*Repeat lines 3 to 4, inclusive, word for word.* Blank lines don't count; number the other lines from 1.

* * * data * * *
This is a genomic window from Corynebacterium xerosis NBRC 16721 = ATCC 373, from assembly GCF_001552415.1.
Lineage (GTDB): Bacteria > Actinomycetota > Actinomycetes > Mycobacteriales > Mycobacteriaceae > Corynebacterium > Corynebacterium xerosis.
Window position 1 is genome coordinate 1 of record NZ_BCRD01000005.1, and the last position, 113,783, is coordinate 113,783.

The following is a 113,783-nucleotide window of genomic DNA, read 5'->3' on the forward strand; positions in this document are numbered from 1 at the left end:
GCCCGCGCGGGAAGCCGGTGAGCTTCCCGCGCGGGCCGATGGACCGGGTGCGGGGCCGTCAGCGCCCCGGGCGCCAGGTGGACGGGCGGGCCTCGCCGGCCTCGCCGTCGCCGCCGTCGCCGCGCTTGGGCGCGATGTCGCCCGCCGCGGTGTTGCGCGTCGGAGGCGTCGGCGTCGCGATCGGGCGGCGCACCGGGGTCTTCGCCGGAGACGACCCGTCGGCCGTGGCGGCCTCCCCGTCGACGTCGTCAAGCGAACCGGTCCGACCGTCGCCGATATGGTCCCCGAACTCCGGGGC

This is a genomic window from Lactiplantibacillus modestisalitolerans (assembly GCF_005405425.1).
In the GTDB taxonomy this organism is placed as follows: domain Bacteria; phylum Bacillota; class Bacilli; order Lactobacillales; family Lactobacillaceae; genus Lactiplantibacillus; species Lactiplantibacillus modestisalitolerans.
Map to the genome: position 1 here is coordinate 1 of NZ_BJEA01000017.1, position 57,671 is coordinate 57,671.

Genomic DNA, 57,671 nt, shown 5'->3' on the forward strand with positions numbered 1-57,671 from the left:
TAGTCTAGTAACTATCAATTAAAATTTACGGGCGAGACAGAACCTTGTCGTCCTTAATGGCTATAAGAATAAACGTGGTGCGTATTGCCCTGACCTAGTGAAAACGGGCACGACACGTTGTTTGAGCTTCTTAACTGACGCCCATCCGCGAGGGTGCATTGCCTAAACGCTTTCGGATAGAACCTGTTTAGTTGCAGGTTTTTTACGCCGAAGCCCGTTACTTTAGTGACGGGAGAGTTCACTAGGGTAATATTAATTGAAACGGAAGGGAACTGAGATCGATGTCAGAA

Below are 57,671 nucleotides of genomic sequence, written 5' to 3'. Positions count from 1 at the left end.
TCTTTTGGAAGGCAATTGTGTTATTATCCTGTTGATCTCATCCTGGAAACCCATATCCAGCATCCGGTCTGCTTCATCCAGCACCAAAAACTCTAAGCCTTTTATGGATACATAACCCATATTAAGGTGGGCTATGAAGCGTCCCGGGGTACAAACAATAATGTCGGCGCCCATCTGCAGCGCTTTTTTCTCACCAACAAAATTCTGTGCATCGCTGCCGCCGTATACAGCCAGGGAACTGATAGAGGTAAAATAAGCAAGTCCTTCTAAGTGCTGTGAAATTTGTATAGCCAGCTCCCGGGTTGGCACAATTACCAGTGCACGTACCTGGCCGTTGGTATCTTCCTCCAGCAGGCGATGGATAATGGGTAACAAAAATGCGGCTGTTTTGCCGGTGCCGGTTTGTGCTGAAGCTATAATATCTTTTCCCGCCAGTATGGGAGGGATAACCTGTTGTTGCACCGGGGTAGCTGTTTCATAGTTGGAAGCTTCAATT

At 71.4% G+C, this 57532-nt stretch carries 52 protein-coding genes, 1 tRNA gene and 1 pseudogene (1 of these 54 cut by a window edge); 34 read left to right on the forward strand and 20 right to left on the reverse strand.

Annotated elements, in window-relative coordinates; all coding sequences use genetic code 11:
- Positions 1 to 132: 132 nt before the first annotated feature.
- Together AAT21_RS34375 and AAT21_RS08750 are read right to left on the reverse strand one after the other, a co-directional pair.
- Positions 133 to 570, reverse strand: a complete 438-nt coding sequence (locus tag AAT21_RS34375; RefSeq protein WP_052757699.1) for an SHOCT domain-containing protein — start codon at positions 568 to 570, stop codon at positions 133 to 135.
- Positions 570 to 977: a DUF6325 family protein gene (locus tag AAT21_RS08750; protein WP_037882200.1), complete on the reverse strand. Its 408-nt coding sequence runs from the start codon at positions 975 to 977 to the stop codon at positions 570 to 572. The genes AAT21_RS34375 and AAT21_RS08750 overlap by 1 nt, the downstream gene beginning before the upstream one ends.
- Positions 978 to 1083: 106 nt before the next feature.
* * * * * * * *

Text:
Window position 1 is genome coordinate 1 of record NZ_BCRD01000005.1, and the last position, 113,783, is coordinate 113,783.

The following is a 113,783-nucleotide window of genomic DNA, read 5'->3' on the forward strand; positions in this document are numbered from 1 at the left end: